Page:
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How Mary Tyler Moore Captured a Key Moment in History for American Women

4 minute read

It can be hard to separate Mary Tyler Moore, the groundbreaking comic actor who has died at 80, from Mary Richards, the character she played on The Mary Tyler Moore Show. When she and erstwhile coworker Valerie Harper (whose MTM character had gotten a spin-off) were profiled in a TIME cover story in 1974, the magazine took a look at the “large gap between the show girl and the real one.”

But both versions of Mary, real and fictional, had backstory. Mary Richards was newly single, and the big-city move that got the show’s plot going represented trading housewife hopes for something new and different. Meanwhile, Moore’s career included work that came before her eponymous sitcom—and, to understand why that role was historically important, and not merely great television, those earlier roles are key.

Launching her TV career right out of high school, Moore went from playing an elf in commercials for household appliances to playing a secretary on a detective show on which the gimmick was that her hands and legs were seen on screen, but not her face. It was when she eventually landed a starring role on The Dick Van Dyke Show that fame really arrived. In one of her first appearances in the pages of TIME, a few years later, she was praised as TV’s “favorite average housewife” for her role as Laura Petrie. The write-up, in retrospect, is revealing:

Pert and brunette, Mary sends a grin across her face in waves, and her 120 lbs. are settled into a luscious 36-24-36 configuration that has male viewers sitting upright in their reclining chairs. Yet hardly a real-life wife objects. Instead, they take notes. And when she began delighting TV Hubby Dick Van Dyke by wearing Capri slacks, it helped make Capri slacks the biggest trend in U.S. casual attire.

…Of course, 27-year-old Mary is more than just a looker. She is toothily, totally wholesome, with an unexpected comedy accent on the ho, can convincingly range from point-winning wit to pratfalling clown.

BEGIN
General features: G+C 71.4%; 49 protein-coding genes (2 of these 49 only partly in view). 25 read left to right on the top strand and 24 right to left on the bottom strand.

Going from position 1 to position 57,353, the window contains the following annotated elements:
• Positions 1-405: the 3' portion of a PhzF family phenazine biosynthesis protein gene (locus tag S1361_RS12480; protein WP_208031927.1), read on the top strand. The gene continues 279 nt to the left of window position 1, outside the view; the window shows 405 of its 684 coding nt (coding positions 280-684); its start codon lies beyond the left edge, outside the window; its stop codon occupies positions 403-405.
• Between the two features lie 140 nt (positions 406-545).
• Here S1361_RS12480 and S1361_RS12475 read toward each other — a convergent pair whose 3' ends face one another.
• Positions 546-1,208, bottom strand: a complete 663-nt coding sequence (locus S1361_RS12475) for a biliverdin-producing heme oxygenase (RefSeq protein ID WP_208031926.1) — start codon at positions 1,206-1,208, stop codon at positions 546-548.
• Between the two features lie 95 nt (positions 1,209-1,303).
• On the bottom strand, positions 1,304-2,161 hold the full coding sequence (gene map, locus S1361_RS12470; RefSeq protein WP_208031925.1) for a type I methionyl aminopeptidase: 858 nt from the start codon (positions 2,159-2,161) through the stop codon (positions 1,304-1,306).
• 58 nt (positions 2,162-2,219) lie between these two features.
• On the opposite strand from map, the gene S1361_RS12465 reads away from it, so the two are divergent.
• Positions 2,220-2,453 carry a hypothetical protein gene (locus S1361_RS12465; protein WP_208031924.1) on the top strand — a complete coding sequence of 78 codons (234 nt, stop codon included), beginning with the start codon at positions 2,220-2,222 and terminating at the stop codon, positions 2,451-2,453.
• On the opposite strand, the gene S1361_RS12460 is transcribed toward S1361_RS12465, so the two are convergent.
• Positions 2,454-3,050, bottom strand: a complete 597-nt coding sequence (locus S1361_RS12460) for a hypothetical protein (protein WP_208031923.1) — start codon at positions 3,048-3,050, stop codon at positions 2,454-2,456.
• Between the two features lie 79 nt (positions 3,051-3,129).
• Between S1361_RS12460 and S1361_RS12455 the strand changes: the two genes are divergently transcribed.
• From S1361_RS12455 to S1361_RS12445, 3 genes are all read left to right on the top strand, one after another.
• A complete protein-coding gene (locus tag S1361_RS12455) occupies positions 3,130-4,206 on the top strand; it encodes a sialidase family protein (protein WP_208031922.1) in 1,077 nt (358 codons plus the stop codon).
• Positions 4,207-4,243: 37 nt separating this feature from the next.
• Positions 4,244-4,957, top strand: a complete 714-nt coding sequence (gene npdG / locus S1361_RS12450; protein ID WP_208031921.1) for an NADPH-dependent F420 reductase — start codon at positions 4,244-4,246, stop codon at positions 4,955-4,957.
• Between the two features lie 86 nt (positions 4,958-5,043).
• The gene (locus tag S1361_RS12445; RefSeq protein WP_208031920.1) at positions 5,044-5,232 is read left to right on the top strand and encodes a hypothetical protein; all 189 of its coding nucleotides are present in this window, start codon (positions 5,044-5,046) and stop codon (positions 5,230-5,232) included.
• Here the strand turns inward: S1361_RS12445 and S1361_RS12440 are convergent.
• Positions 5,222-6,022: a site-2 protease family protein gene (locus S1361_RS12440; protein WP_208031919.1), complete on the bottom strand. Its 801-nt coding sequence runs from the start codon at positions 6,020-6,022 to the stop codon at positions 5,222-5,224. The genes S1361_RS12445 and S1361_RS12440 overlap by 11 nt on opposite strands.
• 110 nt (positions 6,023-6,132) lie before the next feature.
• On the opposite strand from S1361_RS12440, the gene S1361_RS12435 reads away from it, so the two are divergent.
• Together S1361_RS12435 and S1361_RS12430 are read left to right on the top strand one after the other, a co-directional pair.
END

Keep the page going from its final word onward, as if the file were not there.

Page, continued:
When The Dick Van Dyke Show premiered, even though the calendar read 1961, the period that today might be thought of as “the ’60s” had not yet begun. The Feminine Mystique was still two years away. Though Moore’s housewife may have worn (Capri) pants, she was essentially a reflection of a pre-women’s-lib world.

The Dick Van Dyke Show ended in 1966. By the time the actor walked into the office at the fictional WJM-TV on The Mary Tyler Moore Show in 1970, the world had changed. Her new character, Mary Richards, was a happy, single career woman.

Laura Petrie and Mary Richards were both beloved television characters, but it was in the gap between them — a period of about four years in the late ’60s during which Moore was, ironically, much less visible to fans, as she took a role in a Broadway flop and struggled with personal health problems — that Mary Tyler Moore captured history changing.

The Mary Tyler Moore Show launched to decidedly mixed reviews (the story, set behind the scenes at a Minneapolis TV station, was “an injustice to even the worst of local TV news,” TIME noted) but, thanks in large part to Moore’s gifts, it quickly became one of critics’ and viewers’ favorite shows on the air. The show’s portrayal of women was a big part of that success. Mary worked, she had a romantic life, she was happy and attractive in her 30s and, perhaps most importantly of all, she was good.

“On every show [Moore and Harper] prove that women need not be dingbats or contralto foghorns to win applause or affection,” TIME noted in the 1974 cover story.

Read the full cover story here in the TIME Vault

By the time The Mary Tyler Moore Show went off the air in 1977, Mary Richards had become what Lance Morrow called a “a humanely plausible version” of what it was like to be an American woman in the 1970s.

And Mary Tyler Moore and Mary Richards did share at least one more thing in common besides their names — and it’s something that suggests Moore was happy with the changing world she helped epitomize.

“I am a career girl. I couldn’t be happy living Laura’s life,” she told TIME in 1965, of her Dick Van Dyke Show role, years before her own show began. “If I wasn’t an actress, I’d have to be doing something else — I’d go to school or I’d be a nurse, but I’d do something.”

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Write to Lily Rothman at lily.rothman@time.com